Basic principles of the virulence of Cryptococcus
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Among fungal pathogens, Cryptococcus neoformans has gained great importance among the scientific community of several reasons. This fungus is the causative agent of cryptococcosis, a disease mainly associated to HIV immunosuppression and characterized by the appearance of meningoencephalitis. Cryptococcal meningitis is responsible for hundreds of thousands of deaths every year. Research of the pathogenesis and virulence mechanisms of this pathogen has focused on three main different areas: Adaptation to the host environment (nutrients, pH, and free radicals), mechanism of immune evasion (which include phenotypic variations and the ability to behave as a facultative intracellular pathogen), and production of virulence factors. Cryptococcus neoformans has two phenotypic characteristics, the capsule and synthesis of melanin that have a profound effect in the virulence of the yeast because they both have protective effects and induce host damage as virulence factors. Finally, the mechanisms that result in dissemination and brain invasion are also of key importance to understand cryptococcal disease. In this review, I will provide a brief overview of the main mechanisms that makes C. neoformans a pathogen in susceptible patients.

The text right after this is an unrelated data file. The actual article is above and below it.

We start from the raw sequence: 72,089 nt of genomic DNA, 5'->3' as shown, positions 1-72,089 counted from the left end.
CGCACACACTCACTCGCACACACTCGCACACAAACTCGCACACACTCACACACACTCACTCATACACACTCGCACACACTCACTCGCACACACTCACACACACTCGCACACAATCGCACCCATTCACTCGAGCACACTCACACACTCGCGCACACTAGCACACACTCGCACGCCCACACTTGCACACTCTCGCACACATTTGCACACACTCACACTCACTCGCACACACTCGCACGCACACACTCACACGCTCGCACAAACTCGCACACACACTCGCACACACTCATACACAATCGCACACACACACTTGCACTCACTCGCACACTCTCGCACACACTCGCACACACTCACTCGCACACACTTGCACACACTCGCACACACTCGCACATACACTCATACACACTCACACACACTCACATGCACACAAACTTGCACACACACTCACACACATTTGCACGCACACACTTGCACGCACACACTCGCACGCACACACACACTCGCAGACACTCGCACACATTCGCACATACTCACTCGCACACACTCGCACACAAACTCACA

Abbreviations: RNS: reactive nitrogen species; BBB: brain blood barrier; GXM: glucuronoxylomannan; GXMGal: glucuronoxylomannogalactan